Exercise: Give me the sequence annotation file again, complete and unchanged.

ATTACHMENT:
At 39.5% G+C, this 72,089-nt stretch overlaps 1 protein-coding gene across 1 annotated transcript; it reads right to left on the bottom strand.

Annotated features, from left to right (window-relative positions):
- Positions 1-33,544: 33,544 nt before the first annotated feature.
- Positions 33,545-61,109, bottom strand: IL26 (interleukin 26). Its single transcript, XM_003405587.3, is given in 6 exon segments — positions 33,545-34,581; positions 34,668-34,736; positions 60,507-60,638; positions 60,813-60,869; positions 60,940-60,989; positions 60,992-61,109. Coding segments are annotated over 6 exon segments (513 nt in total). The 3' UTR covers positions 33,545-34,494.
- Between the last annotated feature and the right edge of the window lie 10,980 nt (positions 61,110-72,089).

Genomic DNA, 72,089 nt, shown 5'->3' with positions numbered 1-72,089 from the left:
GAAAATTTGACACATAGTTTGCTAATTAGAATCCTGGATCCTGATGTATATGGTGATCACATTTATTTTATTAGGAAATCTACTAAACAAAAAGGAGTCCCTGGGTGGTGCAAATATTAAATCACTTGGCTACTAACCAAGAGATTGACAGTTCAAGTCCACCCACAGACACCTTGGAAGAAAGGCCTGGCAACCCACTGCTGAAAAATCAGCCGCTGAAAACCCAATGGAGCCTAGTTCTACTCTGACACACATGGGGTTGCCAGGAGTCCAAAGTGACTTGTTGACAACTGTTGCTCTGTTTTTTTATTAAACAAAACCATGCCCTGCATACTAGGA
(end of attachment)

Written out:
At 39.5% G+C, this 72,089-nt stretch overlaps 1 protein-coding gene across 1 annotated transcript; it reads right to left on the bottom strand.

Annotated features, from left to right (window-relative positions):
- Positions 1-33,544: 33,544 nt before the first annotated feature.
- Positions 33,545-61,109, bottom strand: IL26 (interleukin 26). Its single transcript, XM_003405587.3, is given in 6 exon segments — positions 33,545-34,581; positions 34,668-34,736; positions 60,507-60,638; positions 60,813-60,869; positions 60,940-60,989; positions 60,992-61,109. Coding segments are annotated over 6 exon segments (513 nt in total). The 3' UTR covers positions 33,545-34,494.
- Between the last annotated feature and the right edge of the window lie 10,980 nt (positions 61,110-72,089).

Genomic DNA, 72,089 nt, shown 5'->3' with positions numbered 1-72,089 from the left:
GAAAATTTGACACATAGTTTGCTAATTAGAATCCTGGATCCTGATGTATATGGTGATCACATTTATTTTATTAGGAAATCTACTAAACAAAAAGGAGTCCCTGGGTGGTGCAAATATTAAATCACTTGGCTACTAACCAAGAGATTGACAGTTCAAGTCCACCCACAGACACCTTGGAAGAAAGGCCTGGCAACCCACTGCTGAAAAATCAGCCGCTGAAAACCCAATGGAGCCTAGTTCTACTCTGACACACATGGGGTTGCCAGGAGTCCAAAGTGACTTGTTGACAACTGTTGCTCTGTTTTTTTATTAAACAAAACCATGCCCTGCATACTAGGA